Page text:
Malindi District Hospital is the latest entrant into the palliative care service provision bracket following the launch of its palliative care unit last week.
Part of the cerebrating team was Kenya Hospices and Palliative Care Association (KEHPCA) who conducted a Continuous Medical Education to the team at the hospital.
The CMEs are aimed at equipping teams at hospitals providing palliative care with knowledge in pain management and other distressing symptoms.
Kilifi County Physician, Dr Fatuma said that the cases of patients who need palliative care has been on the rise making these services crucial in the hospital.
She emphasized the importance of integration of palliative care for the management of all life threatening illnesses and not just cancer.
“The palliative care team has been seeing at least 15 patients, including pediatrics, every week and this number is bound to increase.” Dr Fatuma said.
Present at the celebration was the Coast Hospice team that has provided technical support through creating awareness, supplying drugs and mentoring the team at Malindi over the years.
Speaking at the opening ceremony, Coast Hospice administrator M/s. Jane Mwanyumba said that Malindi sub-county patients and their families will now have close access to this facility, easing the burden of traveling and expenses
“The environs of Malindi will also benefit from the palliative care services offered in this unit,” said M/s. Mwanyumba.
Dr Eleanor Foster, a Canadian doctor who has volunteered since October 2011 to establish palliative care services at Malindi District Hospital said since they started offering the services in November 2011, the number of patients has steadily increased, with a current figure of between 10 – 15 new patients per month.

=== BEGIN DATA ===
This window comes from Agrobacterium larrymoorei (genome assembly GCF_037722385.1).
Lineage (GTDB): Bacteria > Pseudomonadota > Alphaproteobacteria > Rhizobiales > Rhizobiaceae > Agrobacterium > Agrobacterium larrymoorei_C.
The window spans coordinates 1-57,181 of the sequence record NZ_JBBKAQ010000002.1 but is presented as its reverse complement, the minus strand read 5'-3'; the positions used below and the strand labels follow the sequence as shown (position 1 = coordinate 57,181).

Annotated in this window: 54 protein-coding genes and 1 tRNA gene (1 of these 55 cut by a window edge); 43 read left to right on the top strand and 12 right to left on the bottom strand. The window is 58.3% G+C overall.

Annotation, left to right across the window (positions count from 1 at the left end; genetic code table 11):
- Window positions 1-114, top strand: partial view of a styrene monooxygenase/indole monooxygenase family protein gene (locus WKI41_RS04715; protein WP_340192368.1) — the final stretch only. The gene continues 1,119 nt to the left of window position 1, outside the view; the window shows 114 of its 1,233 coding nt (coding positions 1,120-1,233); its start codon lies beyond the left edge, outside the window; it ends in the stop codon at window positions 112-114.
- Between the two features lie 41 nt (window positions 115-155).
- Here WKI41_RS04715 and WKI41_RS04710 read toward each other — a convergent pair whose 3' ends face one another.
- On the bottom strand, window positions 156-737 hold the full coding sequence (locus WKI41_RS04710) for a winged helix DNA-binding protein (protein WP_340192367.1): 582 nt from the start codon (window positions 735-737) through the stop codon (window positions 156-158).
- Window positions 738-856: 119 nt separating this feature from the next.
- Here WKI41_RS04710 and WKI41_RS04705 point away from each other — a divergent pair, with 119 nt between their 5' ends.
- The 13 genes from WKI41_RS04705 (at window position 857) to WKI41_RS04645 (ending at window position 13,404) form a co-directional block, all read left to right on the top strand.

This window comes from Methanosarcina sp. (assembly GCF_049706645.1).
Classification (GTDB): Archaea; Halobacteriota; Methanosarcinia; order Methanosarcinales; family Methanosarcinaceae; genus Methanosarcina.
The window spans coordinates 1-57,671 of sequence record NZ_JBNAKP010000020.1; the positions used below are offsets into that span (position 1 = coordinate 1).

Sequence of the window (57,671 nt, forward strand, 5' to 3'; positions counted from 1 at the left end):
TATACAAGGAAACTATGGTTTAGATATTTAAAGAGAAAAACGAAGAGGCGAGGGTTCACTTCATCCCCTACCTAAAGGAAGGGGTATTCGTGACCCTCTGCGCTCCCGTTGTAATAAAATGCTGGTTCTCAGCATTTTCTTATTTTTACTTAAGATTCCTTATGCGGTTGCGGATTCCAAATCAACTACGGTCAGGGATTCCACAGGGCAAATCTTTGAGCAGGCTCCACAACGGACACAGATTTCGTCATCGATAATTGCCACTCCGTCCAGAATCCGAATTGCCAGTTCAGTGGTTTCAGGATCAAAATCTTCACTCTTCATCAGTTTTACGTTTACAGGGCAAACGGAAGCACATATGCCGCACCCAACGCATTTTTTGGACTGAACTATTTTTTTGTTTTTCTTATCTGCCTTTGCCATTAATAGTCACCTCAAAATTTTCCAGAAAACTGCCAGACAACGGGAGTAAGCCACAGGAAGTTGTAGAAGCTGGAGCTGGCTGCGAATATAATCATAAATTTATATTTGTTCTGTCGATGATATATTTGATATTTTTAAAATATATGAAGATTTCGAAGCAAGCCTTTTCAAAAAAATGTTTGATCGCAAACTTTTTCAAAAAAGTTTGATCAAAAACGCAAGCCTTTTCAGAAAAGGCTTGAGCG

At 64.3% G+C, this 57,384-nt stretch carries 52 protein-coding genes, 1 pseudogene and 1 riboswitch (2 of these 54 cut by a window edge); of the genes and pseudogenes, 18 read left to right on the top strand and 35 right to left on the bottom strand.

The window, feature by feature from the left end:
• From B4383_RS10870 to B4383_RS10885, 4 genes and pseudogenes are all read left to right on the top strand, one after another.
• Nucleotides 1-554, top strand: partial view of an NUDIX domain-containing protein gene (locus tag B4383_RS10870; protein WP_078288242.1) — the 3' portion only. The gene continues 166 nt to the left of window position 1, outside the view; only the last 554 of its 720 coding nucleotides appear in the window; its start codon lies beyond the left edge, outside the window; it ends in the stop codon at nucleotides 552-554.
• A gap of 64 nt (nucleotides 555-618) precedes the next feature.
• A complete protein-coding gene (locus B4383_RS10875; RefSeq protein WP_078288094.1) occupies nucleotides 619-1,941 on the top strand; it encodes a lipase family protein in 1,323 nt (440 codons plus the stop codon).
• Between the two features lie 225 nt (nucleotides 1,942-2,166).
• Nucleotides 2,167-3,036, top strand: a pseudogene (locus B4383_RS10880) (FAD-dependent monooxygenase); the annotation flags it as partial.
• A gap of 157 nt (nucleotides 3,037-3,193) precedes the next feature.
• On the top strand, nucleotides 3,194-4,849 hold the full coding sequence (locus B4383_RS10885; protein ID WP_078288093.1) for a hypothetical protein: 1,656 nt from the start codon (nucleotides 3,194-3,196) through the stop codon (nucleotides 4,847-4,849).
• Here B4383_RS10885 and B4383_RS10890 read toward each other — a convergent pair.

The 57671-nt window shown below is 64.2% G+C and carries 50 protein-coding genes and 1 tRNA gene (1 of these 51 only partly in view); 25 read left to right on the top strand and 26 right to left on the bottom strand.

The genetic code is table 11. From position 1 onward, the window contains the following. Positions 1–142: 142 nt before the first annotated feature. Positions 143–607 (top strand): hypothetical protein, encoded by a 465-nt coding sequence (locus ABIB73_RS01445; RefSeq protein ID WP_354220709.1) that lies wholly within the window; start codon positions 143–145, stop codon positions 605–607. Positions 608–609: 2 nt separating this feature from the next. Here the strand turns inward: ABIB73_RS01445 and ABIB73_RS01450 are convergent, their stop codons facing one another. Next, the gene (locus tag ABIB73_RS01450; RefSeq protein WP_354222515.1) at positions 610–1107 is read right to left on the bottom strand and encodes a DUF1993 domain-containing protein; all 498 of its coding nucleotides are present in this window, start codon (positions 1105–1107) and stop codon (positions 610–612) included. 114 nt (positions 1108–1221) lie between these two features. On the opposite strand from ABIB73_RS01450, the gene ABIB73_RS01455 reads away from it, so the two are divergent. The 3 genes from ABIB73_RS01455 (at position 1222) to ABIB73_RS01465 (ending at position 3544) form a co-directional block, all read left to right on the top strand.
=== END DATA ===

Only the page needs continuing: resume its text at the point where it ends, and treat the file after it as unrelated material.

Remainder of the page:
Dr Eleanor said that most patients receiving care at the unit have cancer of the Cervix, Breast and Prostate alongside other patients of HIV and Kidney failure and the official launch will see the unit continue serving even more patients in need of palliative care as well as supporting their families.
The Kilifi County Health Secretary’s (CHS) office confirmed that it has bought the unit enough medicines to be given to patients for free for the next 3 months and will continue to support them in future.
This support of drugs will go a long way in alleviating patients’ pain at the new unit with a promise from the CHS that they will look into the issue of staff shortage at the hospital and find a solution.
Following the support, the hospital has donated some morphine to Coast Hospice as they await supply from Laborex pharmaceuticals.
The Hospital Matron Mrs. Deche said that they have a breast cancer support group at the hospital with 21registered cancer survivors.
Group leader Rosemary Ndung’u said the support group members meet every Wednesday to share their experiences and give each other strength.
With the support of Dr Eleanor, Rosemary and her colleague Asanta Komora, are undertaking a Higher Diploma in Palliative Care course offered at Nairobi Hospice in collaboration with Oxford Brookes University.
“I have a passion in palliative care and I have worked with women with cervical cancer in the villages who I refer to a gynecologist for further tests.” Rosemary said.
She said that her fear is breaking bad news to a patient once the results are positive and this is one of the reasons she is undertaking the course to learn how to break bad news to patients.
Rosemary says once she completes the course, she would be better equipped to break bad news and enhance support to patients with life threatening illnesses.
The opening of Malindi District Hospital Palliative Care Unit is part of the ongoing integration of palliative care into government hospitals by KEHPCA in collaboration with the Ministry of Health.